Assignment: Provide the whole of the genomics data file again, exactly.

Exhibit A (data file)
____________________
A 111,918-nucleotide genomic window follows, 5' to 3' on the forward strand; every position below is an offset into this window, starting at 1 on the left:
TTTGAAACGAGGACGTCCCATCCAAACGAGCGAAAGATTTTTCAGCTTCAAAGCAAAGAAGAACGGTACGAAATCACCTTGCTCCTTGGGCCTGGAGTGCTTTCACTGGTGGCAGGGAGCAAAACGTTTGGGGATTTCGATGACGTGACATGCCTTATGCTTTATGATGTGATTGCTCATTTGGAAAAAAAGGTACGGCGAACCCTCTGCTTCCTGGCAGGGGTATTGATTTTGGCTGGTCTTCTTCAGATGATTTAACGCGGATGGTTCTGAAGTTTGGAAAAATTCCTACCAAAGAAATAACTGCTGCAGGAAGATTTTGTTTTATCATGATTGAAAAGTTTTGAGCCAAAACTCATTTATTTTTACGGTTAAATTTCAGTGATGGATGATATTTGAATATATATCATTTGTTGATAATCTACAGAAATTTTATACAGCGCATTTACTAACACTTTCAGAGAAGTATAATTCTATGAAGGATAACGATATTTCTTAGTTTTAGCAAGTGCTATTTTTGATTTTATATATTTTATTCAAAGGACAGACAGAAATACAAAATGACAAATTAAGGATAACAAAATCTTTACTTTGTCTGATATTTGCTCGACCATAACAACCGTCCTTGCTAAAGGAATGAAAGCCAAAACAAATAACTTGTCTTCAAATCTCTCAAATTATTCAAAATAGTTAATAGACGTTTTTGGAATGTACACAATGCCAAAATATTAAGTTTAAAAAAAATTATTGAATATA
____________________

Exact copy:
A 111,918-nucleotide genomic window follows, 5' to 3' on the forward strand; every position below is an offset into this window, starting at 1 on the left:
TTTGAAACGAGGACGTCCCATCCAAACGAGCGAAAGATTTTTCAGCTTCAAAGCAAAGAAGAACGGTACGAAATCACCTTGCTCCTTGGGCCTGGAGTGCTTTCACTGGTGGCAGGGAGCAAAACGTTTGGGGATTTCGATGACGTGACATGCCTTATGCTTTATGATGTGATTGCTCATTTGGAAAAAAAGGTACGGCGAACCCTCTGCTTCCTGGCAGGGGTATTGATTTTGGCTGGTCTTCTTCAGATGATTTAACGCGGATGGTTCTGAAGTTTGGAAAAATTCCTACCAAAGAAATAACTGCTGCAGGAAGATTTTGTTTTATCATGATTGAAAAGTTTTGAGCCAAAACTCATTTATTTTTACGGTTAAATTTCAGTGATGGATGATATTTGAATATATATCATTTGTTGATAATCTACAGAAATTTTATACAGCGCATTTACTAACACTTTCAGAGAAGTATAATTCTATGAAGGATAACGATATTTCTTAGTTTTAGCAAGTGCTATTTTTGATTTTATATATTTTATTCAAAGGACAGACAGAAATACAAAATGACAAATTAAGGATAACAAAATCTTTACTTTGTCTGATATTTGCTCGACCATAACAACCGTCCTTGCTAAAGGAATGAAAGCCAAAACAAATAACTTGTCTTCAAATCTCTCAAATTATTCAAAATAGTTAATAGACGTTTTTGGAATGTACACAATGCCAAAATATTAAGTTTAAAAAAAATTATTGAATATA